Startup Cheat Sheet #1: Brand Foundation

I keep running into companies--both startups and mature businesses--that exhibit a disappointing level of confusion about who they really are (or who they're trying to be). Whether it's engineers contemplating what product features to focus on next, or the marketing team arguing over what to say on social media and how precisely to say it, an ambiguous emotional fog often permeates the space where a clear structure ought to stand.

This is bad. Very bad. It's one of those "ghost" problems that is easy to never bother addressing, but which eats away at the soul of your company over time and causes a myriad of seemingly unrelated, frustrating problems all over the organization. So solve it. It's easy.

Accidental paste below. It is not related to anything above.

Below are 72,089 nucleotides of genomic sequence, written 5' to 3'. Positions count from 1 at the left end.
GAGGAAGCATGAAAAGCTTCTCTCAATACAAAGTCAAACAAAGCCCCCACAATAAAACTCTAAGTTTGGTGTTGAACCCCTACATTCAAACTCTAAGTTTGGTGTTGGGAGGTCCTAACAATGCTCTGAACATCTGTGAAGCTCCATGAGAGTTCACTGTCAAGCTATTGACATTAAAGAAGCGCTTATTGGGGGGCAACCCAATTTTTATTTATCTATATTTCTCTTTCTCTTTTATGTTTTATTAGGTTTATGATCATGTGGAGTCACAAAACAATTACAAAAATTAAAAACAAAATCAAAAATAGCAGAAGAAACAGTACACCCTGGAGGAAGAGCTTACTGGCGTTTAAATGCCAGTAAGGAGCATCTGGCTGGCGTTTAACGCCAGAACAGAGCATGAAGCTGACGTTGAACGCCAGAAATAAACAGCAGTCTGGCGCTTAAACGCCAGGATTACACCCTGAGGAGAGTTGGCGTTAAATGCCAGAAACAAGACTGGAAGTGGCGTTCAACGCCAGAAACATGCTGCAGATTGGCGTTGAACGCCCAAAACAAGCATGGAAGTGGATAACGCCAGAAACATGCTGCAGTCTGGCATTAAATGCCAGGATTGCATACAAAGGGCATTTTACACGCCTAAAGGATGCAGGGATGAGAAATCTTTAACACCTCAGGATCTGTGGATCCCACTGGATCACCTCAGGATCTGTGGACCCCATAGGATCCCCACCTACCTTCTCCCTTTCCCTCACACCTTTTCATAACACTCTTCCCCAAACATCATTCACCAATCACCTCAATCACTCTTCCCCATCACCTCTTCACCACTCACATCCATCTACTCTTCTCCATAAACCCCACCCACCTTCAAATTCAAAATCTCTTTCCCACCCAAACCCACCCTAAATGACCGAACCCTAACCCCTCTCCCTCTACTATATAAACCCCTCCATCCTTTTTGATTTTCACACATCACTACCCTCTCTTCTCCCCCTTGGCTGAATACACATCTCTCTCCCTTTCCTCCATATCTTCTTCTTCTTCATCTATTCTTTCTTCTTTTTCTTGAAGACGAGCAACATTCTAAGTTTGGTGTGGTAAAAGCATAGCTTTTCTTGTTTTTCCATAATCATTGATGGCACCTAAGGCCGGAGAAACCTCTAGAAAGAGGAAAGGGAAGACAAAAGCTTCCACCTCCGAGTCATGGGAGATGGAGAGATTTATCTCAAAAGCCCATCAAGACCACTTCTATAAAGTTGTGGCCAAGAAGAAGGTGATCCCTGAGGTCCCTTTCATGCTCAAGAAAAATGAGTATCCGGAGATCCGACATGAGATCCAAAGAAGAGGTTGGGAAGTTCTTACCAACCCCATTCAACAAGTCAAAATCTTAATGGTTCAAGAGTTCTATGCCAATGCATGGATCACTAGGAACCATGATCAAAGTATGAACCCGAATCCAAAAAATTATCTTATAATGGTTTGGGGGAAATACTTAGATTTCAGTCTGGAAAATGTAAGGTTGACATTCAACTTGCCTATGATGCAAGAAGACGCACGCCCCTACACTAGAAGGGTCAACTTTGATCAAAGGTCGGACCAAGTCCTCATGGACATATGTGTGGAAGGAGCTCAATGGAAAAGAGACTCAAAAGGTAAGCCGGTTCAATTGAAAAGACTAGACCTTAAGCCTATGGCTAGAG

There are some great books about this, of course, but the people who could most benefit from them often don't stop to take the time to actually read them.  As a result, I've decided to share a one-sheet "Brand Foundation" template that I've used at companies in the past. Once you fill it out, you'll have a simple document that distills many of the important elements necessary to defining and building your brand. It's short enough to be posted on cubicle and lunchroom walls and easily referred to by anyone seeking quick clarification.  Call me an enabler.

To be clear, I didn't invent this. This template is basically a distillation of the brand foundation described in "Brand: It Ain't the Logo" by Ted Matthews, which you won't read but you should. It's a great book. [Go to Amazon and buy it. Buy it now.] I've only made some very minor tweaks/edits to his foundational elements based my own experience. The genius is all his.

So here's the template. Download it.  Fill it in. Use it. And let me know what you think.

[Note: Upon request, I later explained in more detail how to use the Brand Foundation Template. That explanation is here.]